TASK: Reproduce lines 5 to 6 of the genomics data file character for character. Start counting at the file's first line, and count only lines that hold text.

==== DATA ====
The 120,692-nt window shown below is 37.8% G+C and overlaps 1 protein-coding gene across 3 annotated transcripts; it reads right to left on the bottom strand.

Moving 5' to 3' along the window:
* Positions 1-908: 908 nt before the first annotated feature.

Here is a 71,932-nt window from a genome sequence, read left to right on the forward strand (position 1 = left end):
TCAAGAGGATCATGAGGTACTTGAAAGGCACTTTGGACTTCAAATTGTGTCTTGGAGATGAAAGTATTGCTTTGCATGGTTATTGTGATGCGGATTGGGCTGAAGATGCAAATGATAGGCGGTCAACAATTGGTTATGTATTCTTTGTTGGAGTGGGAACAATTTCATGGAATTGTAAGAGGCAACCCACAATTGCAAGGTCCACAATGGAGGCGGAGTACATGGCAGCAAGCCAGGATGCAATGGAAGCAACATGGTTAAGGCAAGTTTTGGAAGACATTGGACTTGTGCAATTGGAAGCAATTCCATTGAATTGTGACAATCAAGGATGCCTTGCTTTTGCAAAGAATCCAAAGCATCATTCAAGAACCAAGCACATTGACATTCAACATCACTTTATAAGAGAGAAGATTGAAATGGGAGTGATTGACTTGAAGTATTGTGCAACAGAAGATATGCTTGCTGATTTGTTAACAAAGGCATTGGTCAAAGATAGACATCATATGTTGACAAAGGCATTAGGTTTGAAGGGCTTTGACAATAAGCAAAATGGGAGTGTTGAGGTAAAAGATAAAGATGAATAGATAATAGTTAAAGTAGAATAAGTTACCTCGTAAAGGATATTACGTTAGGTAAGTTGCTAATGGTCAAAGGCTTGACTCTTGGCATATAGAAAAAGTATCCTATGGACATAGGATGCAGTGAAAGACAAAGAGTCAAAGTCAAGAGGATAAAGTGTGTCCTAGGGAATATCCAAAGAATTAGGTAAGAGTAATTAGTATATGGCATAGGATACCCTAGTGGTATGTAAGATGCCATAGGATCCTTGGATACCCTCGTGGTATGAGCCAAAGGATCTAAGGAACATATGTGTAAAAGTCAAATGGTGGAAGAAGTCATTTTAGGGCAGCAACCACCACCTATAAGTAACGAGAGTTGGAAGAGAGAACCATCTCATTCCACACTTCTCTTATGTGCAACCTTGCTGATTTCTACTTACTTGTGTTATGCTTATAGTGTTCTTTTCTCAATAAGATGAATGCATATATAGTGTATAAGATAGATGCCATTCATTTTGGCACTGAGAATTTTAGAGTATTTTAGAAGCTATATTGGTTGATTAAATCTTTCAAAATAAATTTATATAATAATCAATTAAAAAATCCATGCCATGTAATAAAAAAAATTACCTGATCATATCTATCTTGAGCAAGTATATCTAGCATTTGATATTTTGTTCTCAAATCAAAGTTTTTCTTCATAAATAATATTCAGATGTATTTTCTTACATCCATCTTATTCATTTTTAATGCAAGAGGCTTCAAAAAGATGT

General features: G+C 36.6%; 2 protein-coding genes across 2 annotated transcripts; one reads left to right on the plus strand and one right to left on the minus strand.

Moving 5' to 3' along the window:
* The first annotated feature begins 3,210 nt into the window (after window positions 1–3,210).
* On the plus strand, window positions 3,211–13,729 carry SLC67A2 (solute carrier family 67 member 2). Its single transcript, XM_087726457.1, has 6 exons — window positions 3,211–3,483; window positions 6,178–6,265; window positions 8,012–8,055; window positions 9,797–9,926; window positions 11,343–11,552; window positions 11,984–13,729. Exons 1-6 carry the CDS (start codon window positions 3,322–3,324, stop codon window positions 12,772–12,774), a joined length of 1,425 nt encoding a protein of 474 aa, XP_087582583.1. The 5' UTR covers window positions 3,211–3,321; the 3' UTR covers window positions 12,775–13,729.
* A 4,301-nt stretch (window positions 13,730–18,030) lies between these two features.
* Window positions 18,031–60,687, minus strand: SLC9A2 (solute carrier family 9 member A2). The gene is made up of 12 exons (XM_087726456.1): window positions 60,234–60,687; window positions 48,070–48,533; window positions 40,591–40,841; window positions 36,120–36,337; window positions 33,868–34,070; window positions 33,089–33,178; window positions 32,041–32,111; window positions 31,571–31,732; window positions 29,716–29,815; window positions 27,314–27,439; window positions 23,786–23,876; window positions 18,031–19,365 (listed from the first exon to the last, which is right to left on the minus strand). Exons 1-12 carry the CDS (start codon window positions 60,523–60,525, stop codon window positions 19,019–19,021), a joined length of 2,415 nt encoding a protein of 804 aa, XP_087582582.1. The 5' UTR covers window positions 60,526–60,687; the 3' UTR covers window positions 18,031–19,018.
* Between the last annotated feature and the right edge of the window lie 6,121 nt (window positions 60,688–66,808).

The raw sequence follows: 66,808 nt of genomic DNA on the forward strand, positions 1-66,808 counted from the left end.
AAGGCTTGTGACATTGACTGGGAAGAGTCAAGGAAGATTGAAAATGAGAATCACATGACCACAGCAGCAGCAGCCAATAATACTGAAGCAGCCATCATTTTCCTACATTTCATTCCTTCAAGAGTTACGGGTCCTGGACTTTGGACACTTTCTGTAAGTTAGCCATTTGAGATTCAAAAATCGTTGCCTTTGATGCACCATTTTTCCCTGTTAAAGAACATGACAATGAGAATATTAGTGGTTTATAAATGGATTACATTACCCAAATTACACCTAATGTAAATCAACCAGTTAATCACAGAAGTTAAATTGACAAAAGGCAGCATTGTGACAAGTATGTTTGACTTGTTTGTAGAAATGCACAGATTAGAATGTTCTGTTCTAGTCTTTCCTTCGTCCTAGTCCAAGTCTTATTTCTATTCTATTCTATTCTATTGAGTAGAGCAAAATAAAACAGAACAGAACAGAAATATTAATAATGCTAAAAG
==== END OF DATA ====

TCAAGAGGATCATGAGGTACTTGAAAGGCACTTTGGACTTCAAATTGTGTCTTGGAGATGAAAGTATTGCTTTGCATGGTTATTGTGATGCGGATTGGGCTGAAGATGCAAATGATAGGCGGTCAACAATTGGTTATGTATTCTTTGTTGGAGTGGGAACAATTTCATGGAATTGTAAGAGGCAACCCACAATTGCAAGGTCCACAATGGAGGCGGAGTACATGGCAGCAAGCCAGGATGCAATGGAAGCAACATGGTTAAGGCAAGTTTTGGAAGACATTGGACTTGTGCAATTGGAAGCAATTCCATTGAATTGTGACAATCAAGGATGCCTTGCTTTTGCAAAGAATCCAAAGCATCATTCAAGAACCAAGCACATTGACATTCAACATCACTTTATAAGAGAGAAGATTGAAATGGGAGTGATTGACTTGAAGTATTGTGCAACAGAAGATATGCTTGCTGATTTGTTAACAAAGGCATTGGTCAAAGATAGACATCATATGTTGACAAAGGCATTAGGTTTGAAGGGCTTTGACAATAAGCAAAATGGGAGTGTTGAGGTAAAAGATAAAGATGAATAGATAATAGTTAAAGTAGAATAAGTTACCTCGTAAAGGATATTACGTTAGGTAAGTTGCTAATGGTCAAAGGCTTGACTCTTGGCATATAGAAAAAGTATCCTATGGACATAGGATGCAGTGAAAGACAAAGAGTCAAAGTCAAGAGGATAAAGTGTGTCCTAGGGAATATCCAAAGAATTAGGTAAGAGTAATTAGTATATGGCATAGGATACCCTAGTGGTATGTAAGATGCCATAGGATCCTTGGATACCCTCGTGGTATGAGCCAAAGGATCTAAGGAACATATGTGTAAAAGTCAAATGGTGGAAGAAGTCATTTTAGGGCAGCAACCACCACCTATAAGTAACGAGAGTTGGAAGAGAGAACCATCTCATTCCACACTTCTCTTATGTGCAACCTTGCTGATTTCTACTTACTTGTGTTATGCTTATAGTGTTCTTTTCTCAATAAGATGAATGCATATATAGTGTATAAGATAGATGCCATTCATTTTGGCACTGAGAATTTTAGAGTATTTTAGAAGCTATATTGGTTGATTAAATCTTTCAAAATAAATTTATATAATAATCAATTAAAAAATCCATGCCATGTAATAAAAAAAATTACCTGATCATATCTATCTTGAGCAAGTATATCTAGCATTTGATATTTTGTTCTCAAATCAAAGTTTTTCTTCATAAATAATATTCAGATGTATTTTCTTACATCCATCTTATTCATTTTTAATGCAAGAGGCTTCAAAAAGATGT

General features: G+C 36.6%; 2 protein-coding genes across 2 annotated transcripts; one reads left to right on the plus strand and one right to left on the minus strand.